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Transport integration - an impossible dream?

By Stephen Potter

Abstract

Transport Integration and an Integrated Transport Policy have been widely espoused for many years, yet remain an ambiguous and ill-defined concept. After featuring strongly in the 1998 Transport Policy White Paper, recently transport integration has received less emphasis. However it appears it is set for a return under the new Transport Secretary, Lord Adonis.<br></br><br></br>This paper explores the meaning of Integrated Transport. It concludes that there is no point in attempting to identify a single definition, but that there are overlapping layers of meaning, with higher levels incorporating lower, or narrower, understandings of the term Integrated Transport.\ud This exploration of meanings of integration is a development of initial work (Potter and Skinner 2000) and is important as the alternative meanings lead to different transport policy responses. These meanings include:<br></br><br></br>\ud - Locational Integration: being able to easily change between transport modes (using Interchanges) - this is about services connecting in space<br></br><br></br>\ud - Timetabling Integration: Services at an interchange connect in time.<br></br><br></br>\ud - Ticketing Integration: Not needing to purchase a new ticket for each leg of a journey<br></br><br></br>\ud - Information Integration: Not needing to enquire at different places for each stage of a trip - or that different independent sources are easily connected<br></br><br></br>\ud - Service Design Integration: That the legal, administrative and governance structures permit/encouraging integration<br></br><br></br>\ud - Travel Generation Integration: Integrating the planning of transport with the generators of travel (particularly integration with land use planning)<br></br><br></br>\ud Furthermore, there are inherent tensions which make transport integration difficult to achieve. Only limited progress has been achieved in the UK since the 1998 White Paper, and even in Germany, with their strong transport policy structures, integration has failed (Schöller-Schwedes, 2009). This exploration of meanings will also explore the tensions involved as there is a danger of the UK chasing again a flawed concept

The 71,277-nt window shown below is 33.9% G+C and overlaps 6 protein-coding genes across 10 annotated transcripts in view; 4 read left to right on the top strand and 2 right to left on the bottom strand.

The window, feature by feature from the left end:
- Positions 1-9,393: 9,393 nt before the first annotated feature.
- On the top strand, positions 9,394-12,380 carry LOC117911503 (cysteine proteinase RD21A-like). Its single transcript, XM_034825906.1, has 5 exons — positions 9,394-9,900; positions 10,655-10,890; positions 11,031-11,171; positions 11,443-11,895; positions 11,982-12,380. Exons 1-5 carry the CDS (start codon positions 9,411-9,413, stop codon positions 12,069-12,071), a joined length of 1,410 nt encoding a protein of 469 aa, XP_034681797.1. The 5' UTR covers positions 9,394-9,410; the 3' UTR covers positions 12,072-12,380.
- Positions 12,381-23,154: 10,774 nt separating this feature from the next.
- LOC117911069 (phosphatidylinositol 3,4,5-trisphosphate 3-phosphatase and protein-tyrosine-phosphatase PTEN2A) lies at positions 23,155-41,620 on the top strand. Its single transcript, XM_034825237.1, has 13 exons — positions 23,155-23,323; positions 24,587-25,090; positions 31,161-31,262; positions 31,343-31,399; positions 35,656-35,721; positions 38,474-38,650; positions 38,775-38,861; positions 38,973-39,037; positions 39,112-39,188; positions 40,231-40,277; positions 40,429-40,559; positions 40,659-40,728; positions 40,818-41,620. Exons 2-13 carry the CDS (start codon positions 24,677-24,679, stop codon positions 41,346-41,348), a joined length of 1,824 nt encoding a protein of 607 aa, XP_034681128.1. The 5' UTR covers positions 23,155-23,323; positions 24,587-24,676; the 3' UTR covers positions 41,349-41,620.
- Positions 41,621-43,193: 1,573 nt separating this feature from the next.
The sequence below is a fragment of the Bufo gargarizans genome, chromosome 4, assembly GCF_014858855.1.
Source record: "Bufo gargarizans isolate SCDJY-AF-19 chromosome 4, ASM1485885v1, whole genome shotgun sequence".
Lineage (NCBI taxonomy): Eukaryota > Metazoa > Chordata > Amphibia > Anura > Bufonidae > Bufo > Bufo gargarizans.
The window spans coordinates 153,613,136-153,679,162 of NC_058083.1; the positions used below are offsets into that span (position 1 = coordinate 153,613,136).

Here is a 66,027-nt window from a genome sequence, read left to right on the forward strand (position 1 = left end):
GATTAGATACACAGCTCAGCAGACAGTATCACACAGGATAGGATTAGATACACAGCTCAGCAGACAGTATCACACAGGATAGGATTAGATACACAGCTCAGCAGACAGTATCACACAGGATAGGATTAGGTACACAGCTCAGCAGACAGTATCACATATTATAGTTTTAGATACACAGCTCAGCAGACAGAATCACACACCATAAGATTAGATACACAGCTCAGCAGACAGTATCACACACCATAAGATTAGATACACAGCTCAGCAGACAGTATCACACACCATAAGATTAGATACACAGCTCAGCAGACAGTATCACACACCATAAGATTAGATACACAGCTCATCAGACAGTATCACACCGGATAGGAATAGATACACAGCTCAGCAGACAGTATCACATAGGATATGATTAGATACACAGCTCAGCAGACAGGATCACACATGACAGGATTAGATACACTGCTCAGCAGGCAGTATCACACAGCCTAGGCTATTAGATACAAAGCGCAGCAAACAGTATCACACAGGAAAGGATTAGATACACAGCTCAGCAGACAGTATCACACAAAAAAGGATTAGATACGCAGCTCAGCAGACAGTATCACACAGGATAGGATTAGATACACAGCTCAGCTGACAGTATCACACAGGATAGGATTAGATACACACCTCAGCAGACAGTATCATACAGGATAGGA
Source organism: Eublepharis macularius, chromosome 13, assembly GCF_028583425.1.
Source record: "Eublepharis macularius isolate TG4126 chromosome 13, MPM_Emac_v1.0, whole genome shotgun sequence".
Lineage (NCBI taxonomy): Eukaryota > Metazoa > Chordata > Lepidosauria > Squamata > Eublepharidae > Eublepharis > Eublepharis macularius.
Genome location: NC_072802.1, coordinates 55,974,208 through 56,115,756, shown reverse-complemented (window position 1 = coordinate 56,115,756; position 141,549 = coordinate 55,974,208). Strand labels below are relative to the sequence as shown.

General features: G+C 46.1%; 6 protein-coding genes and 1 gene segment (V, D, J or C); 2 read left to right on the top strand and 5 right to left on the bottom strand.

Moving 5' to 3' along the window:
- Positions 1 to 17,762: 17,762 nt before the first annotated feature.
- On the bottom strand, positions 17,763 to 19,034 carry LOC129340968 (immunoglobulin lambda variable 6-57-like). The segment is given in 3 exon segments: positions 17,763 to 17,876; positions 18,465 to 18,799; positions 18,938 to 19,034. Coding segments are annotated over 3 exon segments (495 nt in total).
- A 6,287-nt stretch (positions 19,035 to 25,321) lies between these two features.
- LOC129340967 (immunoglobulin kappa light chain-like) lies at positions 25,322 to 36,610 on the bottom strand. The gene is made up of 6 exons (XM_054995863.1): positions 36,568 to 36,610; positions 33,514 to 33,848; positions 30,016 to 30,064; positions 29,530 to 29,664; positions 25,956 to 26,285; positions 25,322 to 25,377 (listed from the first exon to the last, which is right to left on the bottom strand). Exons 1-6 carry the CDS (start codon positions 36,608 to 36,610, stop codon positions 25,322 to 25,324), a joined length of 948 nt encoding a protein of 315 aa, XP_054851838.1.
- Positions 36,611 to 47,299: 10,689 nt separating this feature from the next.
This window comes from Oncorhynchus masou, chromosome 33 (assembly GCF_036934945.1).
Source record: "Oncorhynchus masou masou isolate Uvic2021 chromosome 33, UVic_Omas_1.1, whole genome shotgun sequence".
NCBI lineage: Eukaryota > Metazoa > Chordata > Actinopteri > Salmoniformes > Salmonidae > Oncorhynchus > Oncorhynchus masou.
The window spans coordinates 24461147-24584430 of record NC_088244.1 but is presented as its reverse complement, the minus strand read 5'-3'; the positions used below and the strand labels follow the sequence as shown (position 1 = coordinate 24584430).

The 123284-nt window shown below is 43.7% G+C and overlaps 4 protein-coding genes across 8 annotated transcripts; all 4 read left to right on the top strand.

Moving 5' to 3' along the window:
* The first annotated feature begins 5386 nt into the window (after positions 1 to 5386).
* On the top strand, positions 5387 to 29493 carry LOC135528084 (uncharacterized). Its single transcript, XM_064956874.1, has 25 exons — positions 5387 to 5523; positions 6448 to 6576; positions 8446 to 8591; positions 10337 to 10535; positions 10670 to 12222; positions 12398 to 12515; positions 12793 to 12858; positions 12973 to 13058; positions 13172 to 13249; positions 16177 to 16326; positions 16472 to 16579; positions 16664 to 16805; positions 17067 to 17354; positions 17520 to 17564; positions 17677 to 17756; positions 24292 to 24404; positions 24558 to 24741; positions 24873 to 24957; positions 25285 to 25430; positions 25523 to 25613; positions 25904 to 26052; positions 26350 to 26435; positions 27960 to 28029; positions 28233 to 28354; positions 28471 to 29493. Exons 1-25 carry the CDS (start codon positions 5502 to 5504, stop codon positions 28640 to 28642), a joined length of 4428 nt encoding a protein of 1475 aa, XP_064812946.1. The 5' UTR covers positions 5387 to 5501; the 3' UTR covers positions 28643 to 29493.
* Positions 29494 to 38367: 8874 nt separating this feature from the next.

Year: 2010
OAI identifier: oai:oro.open.ac.uk:19719
Provided by: Open Research Online

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